Thursday, October 8, 2015

No one cares, Barry

The latest person to play the "I'm leaving" card: Barry Diller, chairman of IAC. In an interview with Bloomberg's Erik Schatzker, Diller said that he'd "either move out of the country or join the resistance," if Trump becomes President.

For those unaware, IAC is media and internet conglomerate that owns brands ranging from Match.com to HomeAdvisor to The Daily Beast to The Princeton Review. Spawned from the Home Shopping Network and bought by Diller in the mid-nineties, IAC is one of those companies that is based on ownership. It creates nothing, it builds nothing. It's profits are derived from advertising and membership fees from its various online businesses.

And there's nothing wrong with that. It's a valid business model. But if there's anyone out there gasping for air, worried that Diller's threat means something, that a titan of industry is threatening to pull up stakes and quit America, don't kid yourself. If Barry Diller leaves, no one will really notice, aside from some high-end restaurants and the like. Because it's not like he can take his businesses with him. They're built around the American consumer and are making him a fortune. Billionaires don't tend to simply give up on these kinds of revenue streams. But if he did, so what? Is anyone really going to be in dire streets if Match.com or HomeAdvisor shuts down?

These kinds of whiny "I'm taking my ball and going home" threats are nothing new from the self-important. There was a real landslide of such stupidity in 2000, as celebrities like Alec Baldwin, Eddie Vedder, and Robert Altman all promised to abandon the United States if George Bush became President. Not to be outdone, some with a more conservative bent made similar statements with regard to Obama, including Ted Nugent who threatened to actually die.

These kinds of pronouncements are really the cheesiest kinds of self-important statements and, I think, reflect just how much ego drives the actions and words of far too many people. Because no one is following through on this claptrap. And anyone with half a brain, which I'll willingly stipulate that all of these folks possess, knows that one President or another isn't going to have such an impact that the nation as a whole will suddenly become something totally different. So why bother making these empty promises? Ego.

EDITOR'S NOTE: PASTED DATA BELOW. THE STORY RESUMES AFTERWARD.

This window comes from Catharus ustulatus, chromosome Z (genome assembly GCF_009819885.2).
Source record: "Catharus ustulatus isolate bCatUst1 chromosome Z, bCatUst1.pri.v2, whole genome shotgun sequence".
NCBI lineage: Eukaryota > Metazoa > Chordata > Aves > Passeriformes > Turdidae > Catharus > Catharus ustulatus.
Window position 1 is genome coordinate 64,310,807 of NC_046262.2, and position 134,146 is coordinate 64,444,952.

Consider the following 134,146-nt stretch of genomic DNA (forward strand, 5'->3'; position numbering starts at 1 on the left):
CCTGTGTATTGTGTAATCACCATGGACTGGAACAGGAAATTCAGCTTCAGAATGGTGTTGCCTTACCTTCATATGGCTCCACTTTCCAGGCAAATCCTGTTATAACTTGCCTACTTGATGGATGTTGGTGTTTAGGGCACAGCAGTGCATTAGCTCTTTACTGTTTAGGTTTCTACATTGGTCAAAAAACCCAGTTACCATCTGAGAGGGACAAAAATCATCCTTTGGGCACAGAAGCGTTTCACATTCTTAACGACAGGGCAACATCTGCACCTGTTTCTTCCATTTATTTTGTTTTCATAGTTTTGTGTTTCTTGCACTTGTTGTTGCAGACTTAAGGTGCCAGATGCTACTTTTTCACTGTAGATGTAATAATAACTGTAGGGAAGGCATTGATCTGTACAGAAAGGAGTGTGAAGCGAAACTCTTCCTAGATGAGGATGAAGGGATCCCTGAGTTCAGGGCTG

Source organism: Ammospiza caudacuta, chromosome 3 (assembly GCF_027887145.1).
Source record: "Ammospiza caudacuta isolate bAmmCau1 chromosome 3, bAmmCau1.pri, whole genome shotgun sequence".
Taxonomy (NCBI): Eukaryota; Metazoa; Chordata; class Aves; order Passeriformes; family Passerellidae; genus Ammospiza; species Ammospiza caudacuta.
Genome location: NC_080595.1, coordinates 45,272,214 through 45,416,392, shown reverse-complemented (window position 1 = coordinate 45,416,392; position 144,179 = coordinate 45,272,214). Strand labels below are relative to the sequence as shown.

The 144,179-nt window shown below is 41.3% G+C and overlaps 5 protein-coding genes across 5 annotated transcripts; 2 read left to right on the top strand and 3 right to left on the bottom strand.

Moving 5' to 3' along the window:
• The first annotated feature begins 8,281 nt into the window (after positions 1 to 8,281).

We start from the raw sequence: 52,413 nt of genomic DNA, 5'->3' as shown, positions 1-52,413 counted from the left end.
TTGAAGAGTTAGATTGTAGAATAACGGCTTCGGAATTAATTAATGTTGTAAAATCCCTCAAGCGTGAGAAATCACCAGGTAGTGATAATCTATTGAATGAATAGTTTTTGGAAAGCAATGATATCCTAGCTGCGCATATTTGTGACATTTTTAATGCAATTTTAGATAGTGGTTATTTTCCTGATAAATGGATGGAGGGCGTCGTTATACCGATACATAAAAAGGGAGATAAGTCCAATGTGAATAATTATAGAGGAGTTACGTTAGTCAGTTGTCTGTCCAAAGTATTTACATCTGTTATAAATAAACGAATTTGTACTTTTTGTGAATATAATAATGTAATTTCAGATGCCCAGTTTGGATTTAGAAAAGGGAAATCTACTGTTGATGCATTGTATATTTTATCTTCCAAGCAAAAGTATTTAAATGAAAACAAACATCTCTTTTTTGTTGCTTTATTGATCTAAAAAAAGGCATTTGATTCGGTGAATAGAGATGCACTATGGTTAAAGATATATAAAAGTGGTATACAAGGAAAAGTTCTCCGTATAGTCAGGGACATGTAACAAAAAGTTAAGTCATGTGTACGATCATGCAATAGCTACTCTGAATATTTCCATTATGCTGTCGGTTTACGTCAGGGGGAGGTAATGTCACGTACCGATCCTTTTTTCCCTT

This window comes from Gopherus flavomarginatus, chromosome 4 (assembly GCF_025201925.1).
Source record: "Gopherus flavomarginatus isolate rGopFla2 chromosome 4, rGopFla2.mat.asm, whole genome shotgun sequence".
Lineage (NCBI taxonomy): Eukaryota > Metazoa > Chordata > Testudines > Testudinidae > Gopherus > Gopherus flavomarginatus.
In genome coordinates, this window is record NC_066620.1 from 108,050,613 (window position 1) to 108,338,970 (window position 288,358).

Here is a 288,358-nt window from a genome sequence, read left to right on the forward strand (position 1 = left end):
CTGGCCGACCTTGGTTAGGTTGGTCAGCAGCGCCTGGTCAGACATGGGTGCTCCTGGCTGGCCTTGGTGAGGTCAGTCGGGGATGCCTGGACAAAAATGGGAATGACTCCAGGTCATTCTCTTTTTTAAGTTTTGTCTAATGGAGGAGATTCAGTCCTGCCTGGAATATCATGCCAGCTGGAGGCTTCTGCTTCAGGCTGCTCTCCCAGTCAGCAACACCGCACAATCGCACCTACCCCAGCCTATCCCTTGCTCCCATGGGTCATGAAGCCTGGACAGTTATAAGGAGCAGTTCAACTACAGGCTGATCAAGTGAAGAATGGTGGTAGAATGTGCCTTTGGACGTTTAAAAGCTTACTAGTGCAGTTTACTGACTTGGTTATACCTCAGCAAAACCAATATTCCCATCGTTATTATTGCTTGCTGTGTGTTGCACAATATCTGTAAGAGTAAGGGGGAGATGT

They're under the mistaken impression that they matter far more than they really do. If Alec Baldwin had left the country in 2000, what would we—as a nation—have lost? A couple of seasons of 30 Rock (I'm assuming Baldwin would have come running back when Obama was elected)? Elizabethtown (we can only hope)? Perish the thought. So to is the case with people like Diller.

Of course, Diller's threat is built around the idea of Trump becoming President, and since that's pretty unlikely, it's an empty threat. Still, the fact that he made it at all says something. As does his characterization of Trump as a "self-promoting huckster," given that Diller's fortune is built around the idea that people can be easily taken. I mean, IAC's properties are legitimate businesses, but by and large they all operate from the recurring payment model, a model that is based on people forgetting to cancel services they are no longer using.

So maybe I'm wrong. Maybe people will care if Diller leaves and takes his businesses with him. Maybe they'll be happy.

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